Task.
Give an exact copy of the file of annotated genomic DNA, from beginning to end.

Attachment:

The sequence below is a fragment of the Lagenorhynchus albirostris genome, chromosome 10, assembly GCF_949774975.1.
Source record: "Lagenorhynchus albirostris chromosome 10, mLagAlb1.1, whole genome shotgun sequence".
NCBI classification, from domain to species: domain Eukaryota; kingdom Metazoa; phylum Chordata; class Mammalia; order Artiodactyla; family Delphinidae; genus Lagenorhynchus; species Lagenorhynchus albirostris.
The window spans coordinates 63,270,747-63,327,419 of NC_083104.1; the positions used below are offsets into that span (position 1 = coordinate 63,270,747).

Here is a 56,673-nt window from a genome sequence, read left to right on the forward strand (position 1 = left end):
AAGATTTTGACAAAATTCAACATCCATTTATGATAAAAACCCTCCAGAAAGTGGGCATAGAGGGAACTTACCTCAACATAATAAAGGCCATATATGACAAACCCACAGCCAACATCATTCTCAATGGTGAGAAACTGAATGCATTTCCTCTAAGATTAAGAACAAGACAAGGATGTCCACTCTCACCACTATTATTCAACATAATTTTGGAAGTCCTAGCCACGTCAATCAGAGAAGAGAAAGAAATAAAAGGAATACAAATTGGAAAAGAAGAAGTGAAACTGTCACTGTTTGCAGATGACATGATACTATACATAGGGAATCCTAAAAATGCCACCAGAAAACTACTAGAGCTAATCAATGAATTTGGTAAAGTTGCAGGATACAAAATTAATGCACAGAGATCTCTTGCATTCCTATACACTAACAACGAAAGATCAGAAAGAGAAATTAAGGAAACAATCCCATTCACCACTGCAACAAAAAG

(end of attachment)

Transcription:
The sequence below is a fragment of the Lagenorhynchus albirostris genome, chromosome 10, assembly GCF_949774975.1.
Source record: "Lagenorhynchus albirostris chromosome 10, mLagAlb1.1, whole genome shotgun sequence".
NCBI classification, from domain to species: domain Eukaryota; kingdom Metazoa; phylum Chordata; class Mammalia; order Artiodactyla; family Delphinidae; genus Lagenorhynchus; species Lagenorhynchus albirostris.
The window spans coordinates 63,270,747-63,327,419 of NC_083104.1; the positions used below are offsets into that span (position 1 = coordinate 63,270,747).

Here is a 56,673-nt window from a genome sequence, read left to right on the forward strand (position 1 = left end):
AAGATTTTGACAAAATTCAACATCCATTTATGATAAAAACCCTCCAGAAAGTGGGCATAGAGGGAACTTACCTCAACATAATAAAGGCCATATATGACAAACCCACAGCCAACATCATTCTCAATGGTGAGAAACTGAATGCATTTCCTCTAAGATTAAGAACAAGACAAGGATGTCCACTCTCACCACTATTATTCAACATAATTTTGGAAGTCCTAGCCACGTCAATCAGAGAAGAGAAAGAAATAAAAGGAATACAAATTGGAAAAGAAGAAGTGAAACTGTCACTGTTTGCAGATGACATGATACTATACATAGGGAATCCTAAAAATGCCACCAGAAAACTACTAGAGCTAATCAATGAATTTGGTAAAGTTGCAGGATACAAAATTAATGCACAGAGATCTCTTGCATTCCTATACACTAACAACGAAAGATCAGAAAGAGAAATTAAGGAAACAATCCCATTCACCACTGCAACAAAAAG